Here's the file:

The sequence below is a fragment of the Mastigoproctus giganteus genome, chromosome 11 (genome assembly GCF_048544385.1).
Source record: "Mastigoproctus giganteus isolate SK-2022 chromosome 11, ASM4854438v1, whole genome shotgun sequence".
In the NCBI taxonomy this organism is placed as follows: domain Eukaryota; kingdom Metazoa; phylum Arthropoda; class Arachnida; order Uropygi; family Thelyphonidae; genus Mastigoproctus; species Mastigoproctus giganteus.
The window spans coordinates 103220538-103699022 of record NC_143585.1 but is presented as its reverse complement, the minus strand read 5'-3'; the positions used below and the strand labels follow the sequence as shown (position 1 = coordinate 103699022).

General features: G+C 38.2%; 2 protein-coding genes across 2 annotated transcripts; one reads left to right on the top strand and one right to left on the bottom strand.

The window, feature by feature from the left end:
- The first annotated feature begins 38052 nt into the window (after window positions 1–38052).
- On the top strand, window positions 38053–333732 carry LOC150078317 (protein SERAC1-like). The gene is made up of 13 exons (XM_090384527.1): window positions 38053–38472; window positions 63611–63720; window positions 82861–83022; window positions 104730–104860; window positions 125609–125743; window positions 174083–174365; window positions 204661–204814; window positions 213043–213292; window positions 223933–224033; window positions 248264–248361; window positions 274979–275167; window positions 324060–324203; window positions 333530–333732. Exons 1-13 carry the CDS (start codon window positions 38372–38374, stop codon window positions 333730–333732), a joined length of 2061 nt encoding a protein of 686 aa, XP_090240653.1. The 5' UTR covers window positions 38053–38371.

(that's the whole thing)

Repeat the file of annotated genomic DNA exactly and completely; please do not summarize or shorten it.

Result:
The sequence below is a fragment of the Mastigoproctus giganteus genome, chromosome 11 (genome assembly GCF_048544385.1).
Source record: "Mastigoproctus giganteus isolate SK-2022 chromosome 11, ASM4854438v1, whole genome shotgun sequence".
In the NCBI taxonomy this organism is placed as follows: domain Eukaryota; kingdom Metazoa; phylum Arthropoda; class Arachnida; order Uropygi; family Thelyphonidae; genus Mastigoproctus; species Mastigoproctus giganteus.
The window spans coordinates 103220538-103699022 of record NC_143585.1 but is presented as its reverse complement, the minus strand read 5'-3'; the positions used below and the strand labels follow the sequence as shown (position 1 = coordinate 103699022).

General features: G+C 38.2%; 2 protein-coding genes across 2 annotated transcripts; one reads left to right on the top strand and one right to left on the bottom strand.

The window, feature by feature from the left end:
- The first annotated feature begins 38052 nt into the window (after window positions 1–38052).
- On the top strand, window positions 38053–333732 carry LOC150078317 (protein SERAC1-like). The gene is made up of 13 exons (XM_090384527.1): window positions 38053–38472; window positions 63611–63720; window positions 82861–83022; window positions 104730–104860; window positions 125609–125743; window positions 174083–174365; window positions 204661–204814; window positions 213043–213292; window positions 223933–224033; window positions 248264–248361; window positions 274979–275167; window positions 324060–324203; window positions 333530–333732. Exons 1-13 carry the CDS (start codon window positions 38372–38374, stop codon window positions 333730–333732), a joined length of 2061 nt encoding a protein of 686 aa, XP_090240653.1. The 5' UTR covers window positions 38053–38371.